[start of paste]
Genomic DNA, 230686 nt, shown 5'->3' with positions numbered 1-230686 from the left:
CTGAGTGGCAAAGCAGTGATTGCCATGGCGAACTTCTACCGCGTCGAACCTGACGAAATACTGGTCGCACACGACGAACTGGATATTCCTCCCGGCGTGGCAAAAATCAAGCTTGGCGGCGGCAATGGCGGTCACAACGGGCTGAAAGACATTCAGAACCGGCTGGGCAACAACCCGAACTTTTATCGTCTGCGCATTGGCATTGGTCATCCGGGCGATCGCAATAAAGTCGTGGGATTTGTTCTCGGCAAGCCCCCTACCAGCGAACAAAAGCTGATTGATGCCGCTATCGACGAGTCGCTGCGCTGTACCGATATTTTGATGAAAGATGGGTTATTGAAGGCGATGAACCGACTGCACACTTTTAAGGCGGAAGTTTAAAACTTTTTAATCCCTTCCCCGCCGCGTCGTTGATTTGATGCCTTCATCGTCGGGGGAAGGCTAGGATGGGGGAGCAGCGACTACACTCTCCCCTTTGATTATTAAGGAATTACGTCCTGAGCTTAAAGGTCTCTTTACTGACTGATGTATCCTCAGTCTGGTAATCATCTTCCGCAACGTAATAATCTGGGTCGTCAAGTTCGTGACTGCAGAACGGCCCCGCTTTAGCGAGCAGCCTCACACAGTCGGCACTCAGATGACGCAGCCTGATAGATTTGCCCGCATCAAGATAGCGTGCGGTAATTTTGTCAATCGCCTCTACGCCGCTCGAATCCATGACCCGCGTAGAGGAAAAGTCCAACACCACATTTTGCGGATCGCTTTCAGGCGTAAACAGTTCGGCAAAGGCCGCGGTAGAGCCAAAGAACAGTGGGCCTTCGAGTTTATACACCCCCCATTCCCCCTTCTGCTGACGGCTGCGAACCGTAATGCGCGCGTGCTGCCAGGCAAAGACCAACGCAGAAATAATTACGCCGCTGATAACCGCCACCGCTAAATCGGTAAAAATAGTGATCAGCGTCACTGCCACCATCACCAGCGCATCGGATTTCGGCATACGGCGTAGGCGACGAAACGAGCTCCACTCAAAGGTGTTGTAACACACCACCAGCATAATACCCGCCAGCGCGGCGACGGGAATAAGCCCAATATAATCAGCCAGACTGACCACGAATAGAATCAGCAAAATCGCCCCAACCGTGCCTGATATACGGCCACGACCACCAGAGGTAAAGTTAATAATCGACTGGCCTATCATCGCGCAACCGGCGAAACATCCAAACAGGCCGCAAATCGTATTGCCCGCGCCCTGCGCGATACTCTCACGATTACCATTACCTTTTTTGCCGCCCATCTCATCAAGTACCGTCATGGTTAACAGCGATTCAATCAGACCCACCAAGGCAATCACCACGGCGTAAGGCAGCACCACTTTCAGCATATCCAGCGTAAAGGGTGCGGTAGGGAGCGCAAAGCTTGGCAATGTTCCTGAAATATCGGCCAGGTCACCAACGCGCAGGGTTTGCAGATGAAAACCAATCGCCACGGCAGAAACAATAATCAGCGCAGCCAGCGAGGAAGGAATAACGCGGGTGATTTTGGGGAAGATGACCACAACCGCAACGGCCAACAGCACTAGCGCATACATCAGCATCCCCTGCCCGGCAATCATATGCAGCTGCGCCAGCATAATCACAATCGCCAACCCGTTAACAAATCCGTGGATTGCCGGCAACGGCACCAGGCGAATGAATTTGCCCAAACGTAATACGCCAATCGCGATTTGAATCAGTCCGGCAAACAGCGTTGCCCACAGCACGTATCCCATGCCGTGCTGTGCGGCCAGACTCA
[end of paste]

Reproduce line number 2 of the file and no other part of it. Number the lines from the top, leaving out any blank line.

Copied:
CTGAGTGGCAAAGCAGTGATTGCCATGGCGAACTTCTACCGCGTCGAACCTGACGAAATACTGGTCGCACACGACGAACTGGATATTCCTCCCGGCGTGGCAAAAATCAAGCTTGGCGGCGGCAATGGCGGTCACAACGGGCTGAAAGACATTCAGAACCGGCTGGGCAACAACCCGAACTTTTATCGTCTGCGCATTGGCATTGGTCATCCGGGCGATCGCAATAAAGTCGTGGGATTTGTTCTCGGCAAGCCCCCTACCAGCGAACAAAAGCTGATTGATGCCGCTATCGACGAGTCGCTGCGCTGTACCGATATTTTGATGAAAGATGGGTTATTGAAGGCGATGAACCGACTGCACACTTTTAAGGCGGAAGTTTAAAACTTTTTAATCCCTTCCCCGCCGCGTCGTTGATTTGATGCCTTCATCGTCGGGGGAAGGCTAGGATGGGGGAGCAGCGACTACACTCTCCCCTTTGATTATTAAGGAATTACGTCCTGAGCTTAAAGGTCTCTTTACTGACTGATGTATCCTCAGTCTGGTAATCATCTTCCGCAACGTAATAATCTGGGTCGTCAAGTTCGTGACTGCAGAACGGCCCCGCTTTAGCGAGCAGCCTCACACAGTCGGCACTCAGATGACGCAGCCTGATAGATTTGCCCGCATCAAGATAGCGTGCGGTAATTTTGTCAATCGCCTCTACGCCGCTCGAATCCATGACCCGCGTAGAGGAAAAGTCCAACACCACATTTTGCGGATCGCTTTCAGGCGTAAACAGTTCGGCAAAGGCCGCGGTAGAGCCAAAGAACAGTGGGCCTTCGAGTTTATACACCCCCCATTCCCCCTTCTGCTGACGGCTGCGAACCGTAATGCGCGCGTGCTGCCAGGCAAAGACCAACGCAGAAATAATTACGCCGCTGATAACCGCCACCGCTAAATCGGTAAAAATAGTGATCAGCGTCACTGCCACCATCACCAGCGCATCGGATTTCGGCATACGGCGTAGGCGACGAAACGAGCTCCACTCAAAGGTGTTGTAACACACCACCAGCATAATACCCGCCAGCGCGGCGACGGGAATAAGCCCAATATAATCAGCCAGACTGACCACGAATAGAATCAGCAAAATCGCCCCAACCGTGCCTGATATACGGCCACGACCACCAGAGGTAAAGTTAATAATCGACTGGCCTATCATCGCGCAACCGGCGAAACATCCAAACAGGCCGCAAATCGTATTGCCCGCGCCCTGCGCGATACTCTCACGATTACCATTACCTTTTTTGCCGCCCATCTCATCAAGTACCGTCATGGTTAACAGCGATTCAATCAGACCCACCAAGGCAATCACCACGGCGTAAGGCAGCACCACTTTCAGCATATCCAGCGTAAAGGGTGCGGTAGGGAGCGCAAAGCTTGGCAATGTTCCTGAAATATCGGCCAGGTCACCAACGCGCAGGGTTTGCAGATGAAAACCAATCGCCACGGCAGAAACAATAATCAGCGCAGCCAGCGAGGAAGGAATAACGCGGGTGATTTTGGGGAAGATGACCACAACCGCAACGGCCAACAGCACTAGCGCATACATCAGCATCCCCTGCCCGGCAATCATATGCAGCTGCGCCAGCATAATCACAATCGCCAACCCGTTAACAAATCCGTGGATTGCCGGCAACGGCACCAGGCGAATGAATTTGCCCAAACGTAATACGCCAATCGCGATTTGAATCAGTCCGGCAAACAGCGTTGCCCACAGCACGTATCCCATGCCGTGCTGTGCGGCCAGACTCA